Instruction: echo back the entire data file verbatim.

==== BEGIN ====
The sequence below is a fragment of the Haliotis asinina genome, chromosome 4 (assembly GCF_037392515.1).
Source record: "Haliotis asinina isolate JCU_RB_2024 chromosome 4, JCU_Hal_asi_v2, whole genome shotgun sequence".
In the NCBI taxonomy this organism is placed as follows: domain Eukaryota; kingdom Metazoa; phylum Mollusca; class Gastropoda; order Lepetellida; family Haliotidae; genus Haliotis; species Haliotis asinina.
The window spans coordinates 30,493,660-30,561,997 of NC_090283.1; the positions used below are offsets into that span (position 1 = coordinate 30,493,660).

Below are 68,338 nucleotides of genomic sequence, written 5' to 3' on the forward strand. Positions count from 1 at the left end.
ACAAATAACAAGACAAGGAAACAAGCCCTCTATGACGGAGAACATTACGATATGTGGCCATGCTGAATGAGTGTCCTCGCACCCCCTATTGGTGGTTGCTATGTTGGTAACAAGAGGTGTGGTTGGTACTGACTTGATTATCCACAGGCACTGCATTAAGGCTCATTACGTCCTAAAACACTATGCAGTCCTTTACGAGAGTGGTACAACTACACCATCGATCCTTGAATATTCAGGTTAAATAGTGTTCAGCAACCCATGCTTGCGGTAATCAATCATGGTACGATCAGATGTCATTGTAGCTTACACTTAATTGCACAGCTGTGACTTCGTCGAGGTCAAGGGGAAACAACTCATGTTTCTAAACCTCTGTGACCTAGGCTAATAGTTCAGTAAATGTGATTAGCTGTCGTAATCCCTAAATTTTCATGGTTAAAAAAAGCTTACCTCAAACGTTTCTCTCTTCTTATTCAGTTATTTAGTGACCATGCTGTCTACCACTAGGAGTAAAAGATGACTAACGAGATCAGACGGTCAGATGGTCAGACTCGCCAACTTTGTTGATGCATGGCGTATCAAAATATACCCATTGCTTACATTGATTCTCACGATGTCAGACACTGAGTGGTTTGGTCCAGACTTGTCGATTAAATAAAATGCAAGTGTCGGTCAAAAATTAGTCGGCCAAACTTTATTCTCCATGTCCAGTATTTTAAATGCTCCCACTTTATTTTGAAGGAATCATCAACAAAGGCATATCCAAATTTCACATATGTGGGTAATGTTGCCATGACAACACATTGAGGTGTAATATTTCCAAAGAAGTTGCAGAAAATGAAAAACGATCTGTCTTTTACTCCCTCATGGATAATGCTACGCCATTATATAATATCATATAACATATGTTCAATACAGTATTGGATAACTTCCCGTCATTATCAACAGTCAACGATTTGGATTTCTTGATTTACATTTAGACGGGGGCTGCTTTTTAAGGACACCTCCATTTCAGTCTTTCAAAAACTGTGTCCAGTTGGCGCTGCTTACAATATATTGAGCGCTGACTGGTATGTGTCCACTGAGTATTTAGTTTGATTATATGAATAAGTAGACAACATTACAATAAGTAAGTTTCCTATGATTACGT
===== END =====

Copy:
The sequence below is a fragment of the Haliotis asinina genome, chromosome 4 (assembly GCF_037392515.1).
Source record: "Haliotis asinina isolate JCU_RB_2024 chromosome 4, JCU_Hal_asi_v2, whole genome shotgun sequence".
In the NCBI taxonomy this organism is placed as follows: domain Eukaryota; kingdom Metazoa; phylum Mollusca; class Gastropoda; order Lepetellida; family Haliotidae; genus Haliotis; species Haliotis asinina.
The window spans coordinates 30,493,660-30,561,997 of NC_090283.1; the positions used below are offsets into that span (position 1 = coordinate 30,493,660).

Below are 68,338 nucleotides of genomic sequence, written 5' to 3' on the forward strand. Positions count from 1 at the left end.
ACAAATAACAAGACAAGGAAACAAGCCCTCTATGACGGAGAACATTACGATATGTGGCCATGCTGAATGAGTGTCCTCGCACCCCCTATTGGTGGTTGCTATGTTGGTAACAAGAGGTGTGGTTGGTACTGACTTGATTATCCACAGGCACTGCATTAAGGCTCATTACGTCCTAAAACACTATGCAGTCCTTTACGAGAGTGGTACAACTACACCATCGATCCTTGAATATTCAGGTTAAATAGTGTTCAGCAACCCATGCTTGCGGTAATCAATCATGGTACGATCAGATGTCATTGTAGCTTACACTTAATTGCACAGCTGTGACTTCGTCGAGGTCAAGGGGAAACAACTCATGTTTCTAAACCTCTGTGACCTAGGCTAATAGTTCAGTAAATGTGATTAGCTGTCGTAATCCCTAAATTTTCATGGTTAAAAAAAGCTTACCTCAAACGTTTCTCTCTTCTTATTCAGTTATTTAGTGACCATGCTGTCTACCACTAGGAGTAAAAGATGACTAACGAGATCAGACGGTCAGATGGTCAGACTCGCCAACTTTGTTGATGCATGGCGTATCAAAATATACCCATTGCTTACATTGATTCTCACGATGTCAGACACTGAGTGGTTTGGTCCAGACTTGTCGATTAAATAAAATGCAAGTGTCGGTCAAAAATTAGTCGGCCAAACTTTATTCTCCATGTCCAGTATTTTAAATGCTCCCACTTTATTTTGAAGGAATCATCAACAAAGGCATATCCAAATTTCACATATGTGGGTAATGTTGCCATGACAACACATTGAGGTGTAATATTTCCAAAGAAGTTGCAGAAAATGAAAAACGATCTGTCTTTTACTCCCTCATGGATAATGCTACGCCATTATATAATATCATATAACATATGTTCAATACAGTATTGGATAACTTCCCGTCATTATCAACAGTCAACGATTTGGATTTCTTGATTTACATTTAGACGGGGGCTGCTTTTTAAGGACACCTCCATTTCAGTCTTTCAAAAACTGTGTCCAGTTGGCGCTGCTTACAATATATTGAGCGCTGACTGGTATGTGTCCACTGAGTATTTAGTTTGATTATATGAATAAGTAGACAACATTACAATAAGTAAGTTTCCTATGATTACGT